Mysterious, whistling woodwinds open Dirt Farm, with flurrying strings starting to play alongside a few quiet hints toward Bernstein’s original Ghostbusters theme. As the music continues the track then starts to take a bit of a sinister turn, with the strings becoming darker and more worrisome until the moody tone is cemented by another welcome and typically ethereal appearance from the Ondes Martenot. The short Chess then hints toward the percussive elements of the Ghostbusters theme alongside sporadic notes from the Martenot before light, upbeat brass then breaks through the moodiness in Summerville. Here an enthusiastic piano and hopeful strings take the musical forefront, helping to fully pull the tone up into gentle optimism. This upbeatness doesn’t last for long though as the Martenot returns in full, ominously ghostly form in Under The Floor, playing together with some rather eerie-sounding strings and making overall for quite a slow, atmospherically ominous piece. A small spark of hope does appear in the back half though, with the Ghostbusters theme receiving a few iterations on slow, gentle brass notes. The forty second Nice Replica then features a rather upbeat piano, before being upstaged considerably as loud, menacing brass crashes into centre stage in Culpable, reprising the dramatically villainous theme for Gozer from Bernstein’s original Ghostbusters score. Simonsen makes excellent use of instrumentation here as well, with the motif sounding just as malevolent and in-your-face as it did in the 1984 movie. The music then returns to moody, atmospheric ambience in Laboratory, with pensive strings playing alongside several short, sporadic notes from Bernstein’s Ghostbusters theme. Lab Partners however then kicks things up a notch with a proudly enthusiastic rendition of said theme in all its orchestral glory, complete with the light, upbeat percussive elements from the original piece alongside playful brass and piano notes.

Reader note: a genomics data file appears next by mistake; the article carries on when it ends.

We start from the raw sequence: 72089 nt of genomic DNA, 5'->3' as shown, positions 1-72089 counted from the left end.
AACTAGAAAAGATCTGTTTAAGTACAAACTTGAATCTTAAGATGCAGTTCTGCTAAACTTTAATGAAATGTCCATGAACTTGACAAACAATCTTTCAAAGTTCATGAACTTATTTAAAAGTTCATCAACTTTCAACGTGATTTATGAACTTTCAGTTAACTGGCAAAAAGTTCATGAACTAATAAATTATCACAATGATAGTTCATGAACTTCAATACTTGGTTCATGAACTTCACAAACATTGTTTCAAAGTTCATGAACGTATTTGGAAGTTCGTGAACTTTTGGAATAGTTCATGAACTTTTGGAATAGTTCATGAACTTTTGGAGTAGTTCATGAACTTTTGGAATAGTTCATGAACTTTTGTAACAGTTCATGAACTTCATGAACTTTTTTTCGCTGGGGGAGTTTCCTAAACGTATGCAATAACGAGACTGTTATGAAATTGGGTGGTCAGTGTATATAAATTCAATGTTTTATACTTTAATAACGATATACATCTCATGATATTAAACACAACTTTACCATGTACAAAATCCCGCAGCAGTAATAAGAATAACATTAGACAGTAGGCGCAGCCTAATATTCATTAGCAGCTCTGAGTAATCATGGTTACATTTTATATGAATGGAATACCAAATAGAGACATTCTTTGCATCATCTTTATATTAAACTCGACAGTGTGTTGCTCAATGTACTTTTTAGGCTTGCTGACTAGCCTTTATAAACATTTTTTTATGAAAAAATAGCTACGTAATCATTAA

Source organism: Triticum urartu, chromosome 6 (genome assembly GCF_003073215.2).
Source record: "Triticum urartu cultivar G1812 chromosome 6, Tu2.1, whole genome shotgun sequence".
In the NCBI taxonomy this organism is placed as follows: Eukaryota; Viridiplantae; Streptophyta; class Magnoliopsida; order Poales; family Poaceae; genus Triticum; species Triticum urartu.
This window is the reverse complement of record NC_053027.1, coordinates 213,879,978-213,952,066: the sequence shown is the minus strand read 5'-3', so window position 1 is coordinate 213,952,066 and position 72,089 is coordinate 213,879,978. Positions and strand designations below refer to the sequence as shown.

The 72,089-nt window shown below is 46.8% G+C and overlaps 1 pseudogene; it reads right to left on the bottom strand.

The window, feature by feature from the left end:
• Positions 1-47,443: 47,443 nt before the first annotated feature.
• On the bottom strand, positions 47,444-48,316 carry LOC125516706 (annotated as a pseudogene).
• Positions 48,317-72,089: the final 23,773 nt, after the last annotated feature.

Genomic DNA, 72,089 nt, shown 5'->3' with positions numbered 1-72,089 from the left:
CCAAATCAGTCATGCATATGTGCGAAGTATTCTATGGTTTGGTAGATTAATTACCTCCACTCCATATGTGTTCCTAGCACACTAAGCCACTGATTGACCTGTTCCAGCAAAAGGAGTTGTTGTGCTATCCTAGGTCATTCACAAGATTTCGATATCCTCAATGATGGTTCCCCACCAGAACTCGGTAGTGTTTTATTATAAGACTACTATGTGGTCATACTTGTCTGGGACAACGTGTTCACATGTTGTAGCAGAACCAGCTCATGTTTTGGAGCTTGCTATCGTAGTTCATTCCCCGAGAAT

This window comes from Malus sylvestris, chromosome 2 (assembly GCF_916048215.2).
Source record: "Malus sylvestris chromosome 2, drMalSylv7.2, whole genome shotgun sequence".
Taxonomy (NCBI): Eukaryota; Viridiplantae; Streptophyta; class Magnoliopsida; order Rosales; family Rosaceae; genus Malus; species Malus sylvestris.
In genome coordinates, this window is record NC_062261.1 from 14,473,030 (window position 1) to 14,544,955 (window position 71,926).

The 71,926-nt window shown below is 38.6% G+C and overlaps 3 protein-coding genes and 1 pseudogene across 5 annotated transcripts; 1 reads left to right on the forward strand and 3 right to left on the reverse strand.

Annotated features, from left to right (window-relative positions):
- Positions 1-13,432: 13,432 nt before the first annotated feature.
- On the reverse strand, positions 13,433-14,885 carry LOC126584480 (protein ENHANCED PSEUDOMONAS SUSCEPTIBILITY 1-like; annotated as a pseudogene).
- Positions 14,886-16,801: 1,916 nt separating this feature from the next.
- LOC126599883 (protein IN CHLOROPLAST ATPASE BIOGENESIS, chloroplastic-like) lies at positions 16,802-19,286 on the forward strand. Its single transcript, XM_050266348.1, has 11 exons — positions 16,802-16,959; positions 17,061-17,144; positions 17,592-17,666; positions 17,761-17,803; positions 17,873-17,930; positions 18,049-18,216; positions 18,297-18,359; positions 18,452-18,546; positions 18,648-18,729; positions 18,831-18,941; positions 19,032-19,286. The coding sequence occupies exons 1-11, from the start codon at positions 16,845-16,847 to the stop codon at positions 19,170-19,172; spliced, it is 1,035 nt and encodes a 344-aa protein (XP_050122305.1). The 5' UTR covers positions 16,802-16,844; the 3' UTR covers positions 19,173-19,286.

The Ondes Martenot returns once again in Definitely Class Five, with the Ghostbusters theme also making a lighthearted though brief appearance on enthused brass notes. Action then bursts into the fray with the short Go Go Go, with the orchestra surging through at a pounding pace and frantic brass taking the lead, which all then segues rather seamlessly into subsequent cue Trap Him. Bernstein’s Ghostbusters theme roars into view once again in the first few seconds of the piece, and builds dramatically over the course of the next few minutes until crashing percussion brings the action to a loud, victorious crescendo. Don’t Go Chasing Ghosts then slows the pace right back down, with slow, meandering strings playing rather pensive renditions of both the main Ghostbusters and villainous Gozer motifs. This gentleness then morphs back into mystery in Mini-Pufts, where the Martenot features rather prominently the orchestra slowly building in the background. This continues over the course of several minutes, with brass slowly starting to rise over the Martenot until frenetic action bursts in and a percussive crescendo is reached a few seconds later. The malevolent Gozer motif then plays in full force in The Temple Resurrected, with loud, aggressive brass and worrisome strings taking centre stage for the majority of the two minute piece. The orchestra starts to pick up the pace a bit in Suit Up, with rapid strings and apprehensive brass taking the forefront for the first minute or so before crashes of percussion then start to build tension, becoming louder and more prominent until a dramatic crescendo is reached and the track then ends. No, I’m Twelve however picks up where it leaves off, with the villainous Gozer motif asserting itself as the centre of attention once again on loud, oppressive brass notes.